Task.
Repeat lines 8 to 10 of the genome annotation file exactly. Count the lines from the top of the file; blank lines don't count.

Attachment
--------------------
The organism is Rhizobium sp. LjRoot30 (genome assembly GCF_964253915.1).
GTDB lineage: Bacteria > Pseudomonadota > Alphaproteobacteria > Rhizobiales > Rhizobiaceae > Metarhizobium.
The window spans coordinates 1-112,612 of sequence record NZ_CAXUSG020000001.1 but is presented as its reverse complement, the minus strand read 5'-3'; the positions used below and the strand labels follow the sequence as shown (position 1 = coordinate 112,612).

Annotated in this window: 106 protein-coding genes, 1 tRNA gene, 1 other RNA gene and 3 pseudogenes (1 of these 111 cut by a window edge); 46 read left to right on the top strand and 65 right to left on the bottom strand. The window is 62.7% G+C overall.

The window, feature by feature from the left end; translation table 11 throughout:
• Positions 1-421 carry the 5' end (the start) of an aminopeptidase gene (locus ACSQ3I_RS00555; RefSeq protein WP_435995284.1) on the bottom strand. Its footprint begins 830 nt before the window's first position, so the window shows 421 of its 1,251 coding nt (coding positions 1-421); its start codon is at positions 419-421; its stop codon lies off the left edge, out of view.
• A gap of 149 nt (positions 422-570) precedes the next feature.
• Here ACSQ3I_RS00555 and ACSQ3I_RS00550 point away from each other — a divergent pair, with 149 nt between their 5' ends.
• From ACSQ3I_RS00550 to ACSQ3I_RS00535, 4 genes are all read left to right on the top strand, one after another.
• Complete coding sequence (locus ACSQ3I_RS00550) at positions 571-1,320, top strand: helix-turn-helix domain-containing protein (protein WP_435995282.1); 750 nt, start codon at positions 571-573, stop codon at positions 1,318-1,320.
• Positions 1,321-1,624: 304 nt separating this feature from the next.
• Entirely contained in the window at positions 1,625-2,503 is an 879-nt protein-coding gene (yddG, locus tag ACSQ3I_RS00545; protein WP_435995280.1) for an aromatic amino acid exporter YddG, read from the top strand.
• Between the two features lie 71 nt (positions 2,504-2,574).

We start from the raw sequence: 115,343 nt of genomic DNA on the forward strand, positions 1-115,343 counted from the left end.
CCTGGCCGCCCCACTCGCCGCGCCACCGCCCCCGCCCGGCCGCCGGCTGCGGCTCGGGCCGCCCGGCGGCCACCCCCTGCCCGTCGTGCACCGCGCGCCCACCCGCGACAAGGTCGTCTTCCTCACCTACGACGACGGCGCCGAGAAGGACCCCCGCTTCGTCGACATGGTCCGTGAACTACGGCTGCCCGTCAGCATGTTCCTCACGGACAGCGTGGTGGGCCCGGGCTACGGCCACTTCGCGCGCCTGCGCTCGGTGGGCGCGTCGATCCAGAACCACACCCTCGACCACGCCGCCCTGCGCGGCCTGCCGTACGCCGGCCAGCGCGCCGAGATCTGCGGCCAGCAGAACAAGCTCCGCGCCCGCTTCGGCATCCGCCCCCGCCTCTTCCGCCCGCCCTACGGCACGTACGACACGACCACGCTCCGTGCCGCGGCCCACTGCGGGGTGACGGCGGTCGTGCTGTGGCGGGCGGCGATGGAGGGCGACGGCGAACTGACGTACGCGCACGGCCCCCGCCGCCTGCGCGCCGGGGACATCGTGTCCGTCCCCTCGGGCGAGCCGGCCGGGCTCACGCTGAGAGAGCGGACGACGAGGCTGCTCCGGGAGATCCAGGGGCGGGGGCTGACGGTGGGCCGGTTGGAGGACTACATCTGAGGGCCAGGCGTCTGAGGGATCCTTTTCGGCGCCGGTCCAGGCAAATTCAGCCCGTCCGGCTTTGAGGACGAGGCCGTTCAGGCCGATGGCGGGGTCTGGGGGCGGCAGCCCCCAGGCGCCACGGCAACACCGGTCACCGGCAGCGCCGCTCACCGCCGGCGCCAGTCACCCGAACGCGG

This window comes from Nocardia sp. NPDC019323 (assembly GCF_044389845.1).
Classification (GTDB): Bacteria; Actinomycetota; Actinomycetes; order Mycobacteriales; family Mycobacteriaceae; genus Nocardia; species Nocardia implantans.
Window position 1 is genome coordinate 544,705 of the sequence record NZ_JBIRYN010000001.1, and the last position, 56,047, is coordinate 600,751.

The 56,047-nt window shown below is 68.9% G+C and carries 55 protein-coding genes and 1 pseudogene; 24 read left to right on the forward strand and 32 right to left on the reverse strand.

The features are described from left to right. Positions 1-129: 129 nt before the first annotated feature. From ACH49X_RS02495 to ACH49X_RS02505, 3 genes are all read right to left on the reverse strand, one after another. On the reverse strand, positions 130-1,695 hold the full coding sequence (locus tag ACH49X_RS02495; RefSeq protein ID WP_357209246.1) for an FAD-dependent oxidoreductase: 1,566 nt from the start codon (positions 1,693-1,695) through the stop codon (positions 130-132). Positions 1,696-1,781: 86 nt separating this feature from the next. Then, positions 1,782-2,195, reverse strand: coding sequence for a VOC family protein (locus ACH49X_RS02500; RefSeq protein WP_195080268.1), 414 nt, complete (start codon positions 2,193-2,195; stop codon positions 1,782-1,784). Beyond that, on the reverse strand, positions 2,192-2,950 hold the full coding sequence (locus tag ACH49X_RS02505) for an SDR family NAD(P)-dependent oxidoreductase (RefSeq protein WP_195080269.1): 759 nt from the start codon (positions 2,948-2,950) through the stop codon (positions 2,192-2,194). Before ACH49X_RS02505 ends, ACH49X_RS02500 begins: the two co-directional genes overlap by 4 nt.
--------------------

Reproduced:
• Here ACSQ3I_RS00555 and ACSQ3I_RS00550 point away from each other — a divergent pair, with 149 nt between their 5' ends.
• From ACSQ3I_RS00550 to ACSQ3I_RS00535, 4 genes are all read left to right on the top strand, one after another.
• Complete coding sequence (locus ACSQ3I_RS00550) at positions 571-1,320, top strand: helix-turn-helix domain-containing protein (protein WP_435995282.1); 750 nt, start codon at positions 571-573, stop codon at positions 1,318-1,320.